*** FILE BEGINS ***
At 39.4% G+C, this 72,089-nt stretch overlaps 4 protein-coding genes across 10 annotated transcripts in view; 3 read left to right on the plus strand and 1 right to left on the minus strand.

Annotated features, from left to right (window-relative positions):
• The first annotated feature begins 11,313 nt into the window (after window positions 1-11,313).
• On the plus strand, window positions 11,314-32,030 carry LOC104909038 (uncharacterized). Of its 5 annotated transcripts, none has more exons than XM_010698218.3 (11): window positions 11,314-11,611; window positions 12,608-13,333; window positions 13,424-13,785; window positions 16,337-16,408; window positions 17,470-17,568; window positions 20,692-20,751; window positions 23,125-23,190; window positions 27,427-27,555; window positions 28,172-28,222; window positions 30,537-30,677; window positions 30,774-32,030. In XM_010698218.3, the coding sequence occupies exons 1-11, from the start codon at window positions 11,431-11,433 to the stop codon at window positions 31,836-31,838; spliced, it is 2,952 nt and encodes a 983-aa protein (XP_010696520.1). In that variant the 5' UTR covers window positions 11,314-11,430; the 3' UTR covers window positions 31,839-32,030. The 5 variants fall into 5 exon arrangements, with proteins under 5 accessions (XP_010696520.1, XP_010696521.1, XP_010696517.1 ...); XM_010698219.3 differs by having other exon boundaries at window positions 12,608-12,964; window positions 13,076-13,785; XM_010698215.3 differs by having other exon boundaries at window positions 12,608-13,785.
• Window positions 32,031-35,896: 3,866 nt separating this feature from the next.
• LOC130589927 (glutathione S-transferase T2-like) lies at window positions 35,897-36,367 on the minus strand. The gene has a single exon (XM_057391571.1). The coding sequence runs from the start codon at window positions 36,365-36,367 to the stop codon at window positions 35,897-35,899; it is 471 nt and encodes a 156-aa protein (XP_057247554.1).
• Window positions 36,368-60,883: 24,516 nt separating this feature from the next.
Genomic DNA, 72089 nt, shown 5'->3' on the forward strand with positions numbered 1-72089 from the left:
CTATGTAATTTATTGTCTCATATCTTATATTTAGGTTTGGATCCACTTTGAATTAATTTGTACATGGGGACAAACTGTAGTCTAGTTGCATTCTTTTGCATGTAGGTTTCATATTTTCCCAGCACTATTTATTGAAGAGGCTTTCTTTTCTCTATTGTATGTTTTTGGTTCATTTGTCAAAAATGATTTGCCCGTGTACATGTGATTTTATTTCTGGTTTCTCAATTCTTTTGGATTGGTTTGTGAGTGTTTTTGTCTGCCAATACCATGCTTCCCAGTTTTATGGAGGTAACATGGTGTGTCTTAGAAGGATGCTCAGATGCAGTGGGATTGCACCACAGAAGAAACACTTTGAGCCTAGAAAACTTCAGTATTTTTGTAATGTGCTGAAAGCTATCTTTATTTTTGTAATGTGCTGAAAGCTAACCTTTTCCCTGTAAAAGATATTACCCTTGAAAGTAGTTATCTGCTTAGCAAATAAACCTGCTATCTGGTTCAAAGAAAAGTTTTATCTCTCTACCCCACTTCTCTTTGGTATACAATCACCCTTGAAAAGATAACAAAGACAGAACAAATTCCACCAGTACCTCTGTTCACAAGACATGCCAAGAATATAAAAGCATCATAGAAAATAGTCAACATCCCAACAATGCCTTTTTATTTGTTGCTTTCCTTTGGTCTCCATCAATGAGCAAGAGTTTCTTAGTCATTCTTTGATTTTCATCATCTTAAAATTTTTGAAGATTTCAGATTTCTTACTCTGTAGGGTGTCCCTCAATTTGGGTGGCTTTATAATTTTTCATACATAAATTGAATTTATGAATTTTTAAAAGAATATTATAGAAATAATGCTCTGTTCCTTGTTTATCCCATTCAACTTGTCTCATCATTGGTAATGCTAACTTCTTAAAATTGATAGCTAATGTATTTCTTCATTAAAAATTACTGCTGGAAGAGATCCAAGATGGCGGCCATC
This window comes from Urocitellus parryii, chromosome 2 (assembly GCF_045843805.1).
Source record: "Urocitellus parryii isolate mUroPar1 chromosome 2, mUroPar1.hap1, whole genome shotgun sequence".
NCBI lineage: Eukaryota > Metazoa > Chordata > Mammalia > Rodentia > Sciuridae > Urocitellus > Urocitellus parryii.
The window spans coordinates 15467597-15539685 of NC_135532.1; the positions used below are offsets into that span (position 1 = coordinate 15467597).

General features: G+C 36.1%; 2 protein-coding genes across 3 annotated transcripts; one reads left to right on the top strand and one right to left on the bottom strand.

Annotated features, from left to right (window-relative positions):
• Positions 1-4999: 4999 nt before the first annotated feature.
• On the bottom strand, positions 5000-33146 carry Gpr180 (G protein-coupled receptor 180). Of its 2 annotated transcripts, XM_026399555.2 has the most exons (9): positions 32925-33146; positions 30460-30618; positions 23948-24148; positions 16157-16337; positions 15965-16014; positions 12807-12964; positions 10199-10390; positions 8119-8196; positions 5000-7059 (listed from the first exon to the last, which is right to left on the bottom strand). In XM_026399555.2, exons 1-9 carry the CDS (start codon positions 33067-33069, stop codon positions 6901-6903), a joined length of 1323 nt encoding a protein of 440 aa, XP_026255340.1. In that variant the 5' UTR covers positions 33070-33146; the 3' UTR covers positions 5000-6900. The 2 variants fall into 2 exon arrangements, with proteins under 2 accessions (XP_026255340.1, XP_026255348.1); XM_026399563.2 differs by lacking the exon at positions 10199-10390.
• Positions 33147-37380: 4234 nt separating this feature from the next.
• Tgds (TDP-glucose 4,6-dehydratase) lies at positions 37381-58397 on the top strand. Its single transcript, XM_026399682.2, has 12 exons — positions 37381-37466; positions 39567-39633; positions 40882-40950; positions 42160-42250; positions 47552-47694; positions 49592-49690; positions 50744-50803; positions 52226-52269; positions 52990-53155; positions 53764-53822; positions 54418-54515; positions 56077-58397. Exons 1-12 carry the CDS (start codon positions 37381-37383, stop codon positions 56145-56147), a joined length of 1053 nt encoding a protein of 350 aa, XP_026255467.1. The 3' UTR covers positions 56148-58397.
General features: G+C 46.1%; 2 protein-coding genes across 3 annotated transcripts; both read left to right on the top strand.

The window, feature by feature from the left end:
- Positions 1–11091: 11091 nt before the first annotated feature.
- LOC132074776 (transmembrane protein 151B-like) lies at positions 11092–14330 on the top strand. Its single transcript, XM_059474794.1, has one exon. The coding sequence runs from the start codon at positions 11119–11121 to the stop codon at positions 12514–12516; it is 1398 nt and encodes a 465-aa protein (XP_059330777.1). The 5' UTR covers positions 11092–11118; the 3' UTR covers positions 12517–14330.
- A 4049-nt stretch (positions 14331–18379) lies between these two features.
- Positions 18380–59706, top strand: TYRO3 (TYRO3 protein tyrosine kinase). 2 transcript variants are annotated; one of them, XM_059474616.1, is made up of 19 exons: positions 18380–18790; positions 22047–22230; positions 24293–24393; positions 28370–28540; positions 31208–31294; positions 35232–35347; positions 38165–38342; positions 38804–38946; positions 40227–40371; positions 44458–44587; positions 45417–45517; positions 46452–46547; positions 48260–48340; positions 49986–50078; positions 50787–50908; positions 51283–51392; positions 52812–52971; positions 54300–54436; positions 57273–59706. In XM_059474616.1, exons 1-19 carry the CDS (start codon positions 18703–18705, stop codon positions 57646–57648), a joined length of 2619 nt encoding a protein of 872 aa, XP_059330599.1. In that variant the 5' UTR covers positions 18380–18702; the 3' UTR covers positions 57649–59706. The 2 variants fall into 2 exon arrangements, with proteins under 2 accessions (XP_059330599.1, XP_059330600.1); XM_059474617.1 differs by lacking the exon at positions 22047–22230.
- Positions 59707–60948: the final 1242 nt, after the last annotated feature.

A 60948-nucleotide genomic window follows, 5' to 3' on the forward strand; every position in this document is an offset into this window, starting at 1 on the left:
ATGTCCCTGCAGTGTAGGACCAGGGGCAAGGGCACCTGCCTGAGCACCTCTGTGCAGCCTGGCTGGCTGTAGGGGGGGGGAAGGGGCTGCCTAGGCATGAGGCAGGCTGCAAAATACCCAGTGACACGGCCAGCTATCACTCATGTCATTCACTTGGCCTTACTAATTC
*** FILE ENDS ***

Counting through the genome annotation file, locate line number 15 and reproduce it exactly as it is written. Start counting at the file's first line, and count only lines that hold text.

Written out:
Annotated features, from left to right (window-relative positions):